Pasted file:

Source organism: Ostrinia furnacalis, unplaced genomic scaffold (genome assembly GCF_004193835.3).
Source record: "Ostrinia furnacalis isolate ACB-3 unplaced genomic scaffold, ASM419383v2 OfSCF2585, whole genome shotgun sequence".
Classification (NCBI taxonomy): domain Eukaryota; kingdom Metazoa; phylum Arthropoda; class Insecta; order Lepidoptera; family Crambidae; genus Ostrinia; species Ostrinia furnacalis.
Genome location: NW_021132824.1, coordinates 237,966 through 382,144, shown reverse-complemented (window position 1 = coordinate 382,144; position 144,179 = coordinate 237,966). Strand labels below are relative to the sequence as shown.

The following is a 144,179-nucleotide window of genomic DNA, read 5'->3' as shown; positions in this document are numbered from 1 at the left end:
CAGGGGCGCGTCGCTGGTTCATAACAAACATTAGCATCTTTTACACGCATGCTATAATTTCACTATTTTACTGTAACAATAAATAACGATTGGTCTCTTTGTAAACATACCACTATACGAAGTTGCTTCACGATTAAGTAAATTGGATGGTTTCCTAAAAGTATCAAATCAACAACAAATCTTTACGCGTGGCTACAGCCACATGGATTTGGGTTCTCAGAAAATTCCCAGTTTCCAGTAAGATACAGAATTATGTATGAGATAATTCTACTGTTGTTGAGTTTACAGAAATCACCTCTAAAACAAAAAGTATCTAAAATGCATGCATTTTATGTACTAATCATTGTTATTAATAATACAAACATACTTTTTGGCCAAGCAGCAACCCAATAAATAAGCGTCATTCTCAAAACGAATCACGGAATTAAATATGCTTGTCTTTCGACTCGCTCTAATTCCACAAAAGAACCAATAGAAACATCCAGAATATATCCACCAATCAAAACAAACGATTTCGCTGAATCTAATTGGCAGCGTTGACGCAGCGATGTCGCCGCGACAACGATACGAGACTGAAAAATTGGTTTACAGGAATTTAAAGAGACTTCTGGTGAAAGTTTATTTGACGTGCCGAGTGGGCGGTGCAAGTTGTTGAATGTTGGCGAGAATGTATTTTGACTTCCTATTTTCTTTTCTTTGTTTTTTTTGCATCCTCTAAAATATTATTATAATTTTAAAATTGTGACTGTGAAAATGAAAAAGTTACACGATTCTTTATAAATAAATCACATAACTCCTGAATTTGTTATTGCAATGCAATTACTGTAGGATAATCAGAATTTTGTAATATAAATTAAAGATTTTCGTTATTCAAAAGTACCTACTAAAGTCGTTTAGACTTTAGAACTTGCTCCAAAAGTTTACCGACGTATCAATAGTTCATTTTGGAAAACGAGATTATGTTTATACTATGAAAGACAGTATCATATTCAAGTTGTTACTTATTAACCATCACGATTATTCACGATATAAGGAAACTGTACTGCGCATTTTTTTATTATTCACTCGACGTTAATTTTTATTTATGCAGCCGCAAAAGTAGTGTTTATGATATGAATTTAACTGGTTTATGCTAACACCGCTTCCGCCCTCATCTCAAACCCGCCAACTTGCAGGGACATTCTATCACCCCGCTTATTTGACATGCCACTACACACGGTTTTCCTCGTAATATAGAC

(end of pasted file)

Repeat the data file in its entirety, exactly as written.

Source organism: Ostrinia furnacalis, unplaced genomic scaffold (genome assembly GCF_004193835.3).
Source record: "Ostrinia furnacalis isolate ACB-3 unplaced genomic scaffold, ASM419383v2 OfSCF2585, whole genome shotgun sequence".
Classification (NCBI taxonomy): domain Eukaryota; kingdom Metazoa; phylum Arthropoda; class Insecta; order Lepidoptera; family Crambidae; genus Ostrinia; species Ostrinia furnacalis.
Genome location: NW_021132824.1, coordinates 237,966 through 382,144, shown reverse-complemented (window position 1 = coordinate 382,144; position 144,179 = coordinate 237,966). Strand labels below are relative to the sequence as shown.

The following is a 144,179-nucleotide window of genomic DNA, read 5'->3' as shown; positions in this document are numbered from 1 at the left end:
CAGGGGCGCGTCGCTGGTTCATAACAAACATTAGCATCTTTTACACGCATGCTATAATTTCACTATTTTACTGTAACAATAAATAACGATTGGTCTCTTTGTAAACATACCACTATACGAAGTTGCTTCACGATTAAGTAAATTGGATGGTTTCCTAAAAGTATCAAATCAACAACAAATCTTTACGCGTGGCTACAGCCACATGGATTTGGGTTCTCAGAAAATTCCCAGTTTCCAGTAAGATACAGAATTATGTATGAGATAATTCTACTGTTGTTGAGTTTACAGAAATCACCTCTAAAACAAAAAGTATCTAAAATGCATGCATTTTATGTACTAATCATTGTTATTAATAATACAAACATACTTTTTGGCCAAGCAGCAACCCAATAAATAAGCGTCATTCTCAAAACGAATCACGGAATTAAATATGCTTGTCTTTCGACTCGCTCTAATTCCACAAAAGAACCAATAGAAACATCCAGAATATATCCACCAATCAAAACAAACGATTTCGCTGAATCTAATTGGCAGCGTTGACGCAGCGATGTCGCCGCGACAACGATACGAGACTGAAAAATTGGTTTACAGGAATTTAAAGAGACTTCTGGTGAAAGTTTATTTGACGTGCCGAGTGGGCGGTGCAAGTTGTTGAATGTTGGCGAGAATGTATTTTGACTTCCTATTTTCTTTTCTTTGTTTTTTTTGCATCCTCTAAAATATTATTATAATTTTAAAATTGTGACTGTGAAAATGAAAAAGTTACACGATTCTTTATAAATAAATCACATAACTCCTGAATTTGTTATTGCAATGCAATTACTGTAGGATAATCAGAATTTTGTAATATAAATTAAAGATTTTCGTTATTCAAAAGTACCTACTAAAGTCGTTTAGACTTTAGAACTTGCTCCAAAAGTTTACCGACGTATCAATAGTTCATTTTGGAAAACGAGATTATGTTTATACTATGAAAGACAGTATCATATTCAAGTTGTTACTTATTAACCATCACGATTATTCACGATATAAGGAAACTGTACTGCGCATTTTTTTATTATTCACTCGACGTTAATTTTTATTTATGCAGCCGCAAAAGTAGTGTTTATGATATGAATTTAACTGGTTTATGCTAACACCGCTTCCGCCCTCATCTCAAACCCGCCAACTTGCAGGGACATTCTATCACCCCGCTTATTTGACATGCCACTACACACGGTTTTCCTCGTAATATAGAC